On Wednesday, NFL commissioner Roger Goodell proposed to owners a tougher personal conduct policy for the league’s players. And the owners accepted: the new policy, the league said, will “embrace” independent investigations of player conduct off the field. In order to herald the coming change, Goodell also participated in a front-page feature for the Wall Street Journal in what appears to be the latest of many attempts to reassert the commissioner’s reputation for seriousness.
Monica Langley, an admired reporter who usually profiles titans of industry like Steve Ballmer and Jamie Dimon, scored “a series of interviews over a period of weeks this fall as the commissioner was caught flat-footed in the unfolding controversy.”
Here are some excerpts, which Deadspin’s Tom Ley called an “attempt to turn Roger Goodell into Robert Kennedy navigating the Cuban Missile Crisis”:
More than any other person in the sports world, NFL commissioner Roger Goodell wishes to convey that he is a serious man. He is unfailingly humorless, both in his public appearances and his interactions with his players. He tries to look the whole package, too. He’s a workout freak, so he can never be an empty suit in the most literal sense, and he’s cribbed Clint Eastwood’s perpetual squint at trouble in the distance. In spite of the sport’s essential rowdiness, Goodell has always been that way—he once told FORTUNE that as a six-year-old he looked up to NFL commissioner Pete Rozelle.
The funny-as-hell thing about Goodell’s seriousness is that it’s a pose. A goofy, dopey, dishonest pose, one that frequently falls apart under the tiniest scintilla of scrutiny, be it a sympathetic player facing punishment or mounting medical evidence of the game’s longterm ravages. His seemingly careful moral calculus then gets laid bare as a PR strategy, and typically not a very good one, either.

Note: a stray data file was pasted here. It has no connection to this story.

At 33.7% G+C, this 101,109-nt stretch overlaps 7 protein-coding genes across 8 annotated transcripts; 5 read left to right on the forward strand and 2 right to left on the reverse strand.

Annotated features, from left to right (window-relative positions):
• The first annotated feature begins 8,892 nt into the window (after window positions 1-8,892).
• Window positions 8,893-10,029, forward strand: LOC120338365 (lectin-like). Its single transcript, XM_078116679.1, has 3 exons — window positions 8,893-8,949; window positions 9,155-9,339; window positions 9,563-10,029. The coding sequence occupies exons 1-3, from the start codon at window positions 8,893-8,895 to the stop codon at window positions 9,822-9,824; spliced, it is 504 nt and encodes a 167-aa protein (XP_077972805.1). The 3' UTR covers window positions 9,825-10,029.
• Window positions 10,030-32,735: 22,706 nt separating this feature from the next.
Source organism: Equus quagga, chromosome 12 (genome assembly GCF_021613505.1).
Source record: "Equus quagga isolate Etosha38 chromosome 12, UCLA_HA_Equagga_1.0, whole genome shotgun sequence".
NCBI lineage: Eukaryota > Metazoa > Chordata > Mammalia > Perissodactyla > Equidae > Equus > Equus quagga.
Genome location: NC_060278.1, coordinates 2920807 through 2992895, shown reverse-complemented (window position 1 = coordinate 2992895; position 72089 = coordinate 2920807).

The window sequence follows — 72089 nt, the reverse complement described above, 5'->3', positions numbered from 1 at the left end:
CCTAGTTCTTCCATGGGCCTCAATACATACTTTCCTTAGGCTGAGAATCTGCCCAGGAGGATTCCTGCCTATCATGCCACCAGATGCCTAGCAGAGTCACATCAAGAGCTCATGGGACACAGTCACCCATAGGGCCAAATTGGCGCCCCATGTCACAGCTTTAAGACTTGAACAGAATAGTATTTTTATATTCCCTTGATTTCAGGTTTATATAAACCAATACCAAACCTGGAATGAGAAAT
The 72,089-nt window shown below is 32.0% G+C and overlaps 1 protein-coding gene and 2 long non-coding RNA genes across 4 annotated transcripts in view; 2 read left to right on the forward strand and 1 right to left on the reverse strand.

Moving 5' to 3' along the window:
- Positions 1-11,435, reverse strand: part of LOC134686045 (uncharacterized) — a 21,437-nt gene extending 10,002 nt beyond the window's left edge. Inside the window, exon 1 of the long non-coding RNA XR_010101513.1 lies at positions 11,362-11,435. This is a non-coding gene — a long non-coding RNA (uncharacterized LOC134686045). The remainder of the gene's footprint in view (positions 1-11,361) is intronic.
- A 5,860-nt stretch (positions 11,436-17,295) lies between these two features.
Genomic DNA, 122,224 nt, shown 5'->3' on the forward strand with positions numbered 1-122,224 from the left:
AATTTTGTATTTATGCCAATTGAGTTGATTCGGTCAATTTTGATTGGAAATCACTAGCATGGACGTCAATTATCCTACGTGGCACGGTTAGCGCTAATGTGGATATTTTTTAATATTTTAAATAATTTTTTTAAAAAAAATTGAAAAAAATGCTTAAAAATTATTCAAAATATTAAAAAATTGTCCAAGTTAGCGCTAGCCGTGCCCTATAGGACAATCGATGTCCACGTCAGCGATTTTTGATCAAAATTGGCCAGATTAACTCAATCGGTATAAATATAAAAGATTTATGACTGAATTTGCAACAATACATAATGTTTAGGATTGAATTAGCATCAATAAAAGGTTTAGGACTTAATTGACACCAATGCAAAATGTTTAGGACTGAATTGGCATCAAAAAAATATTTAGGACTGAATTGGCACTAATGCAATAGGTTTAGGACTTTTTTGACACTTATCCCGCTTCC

This happened most recently less than three months ago, with the controversy over TMZ’s Ray Rice tape. NFL insiders had leaked to all the appropriate veteran reporters that league brass had investigated the matter thoroughly. As the story went, the league had seen the tape of what happened in the elevator and punished Rice appropriately, with a two-game ban. Then the tape came out, and Goodell then insisted publicly that neither he nor anyone at the league had ever seen it. He determined, too, that Rice now needed a stiffer suspension, which went from two games to a two-game ban he thought too lenient but wouldn’t adjust, to an indefinite suspension, to no suspension, at the behest of a retired federal judge who said Goodell had “abuse[d his] discretion.”
I’ve read the Journal piece over a few times, and I can’t tell whether it’s high satire—the Journal, in the driest tone imaginable, laughs at the transparent method Goodell employs in hopes of recreating an image he had to abandon on account of transparent phoniness earlier this fall—or just another too-credulous account of a lightweight commissioner. (An aside: It’s also hard to tell which details Langley got firsthand, and which came from sources, or what ground rules she may have agreed to in order to get access. It’s hard to imagine the most important detail to come from an all-hands crisis meeting at NFL headquarters concerned the pizza.) It looks a lot like the latter, owing to the accretion of these details and this passage, too:
For those of you scoring at home, that’s a non-defense of what would be a substantial lie for Goodell, if Rice is telling the truth. But he’s allowed to brush it off as nonsense from a disgraced couple. These are the perks, apparently, of being a very serious man.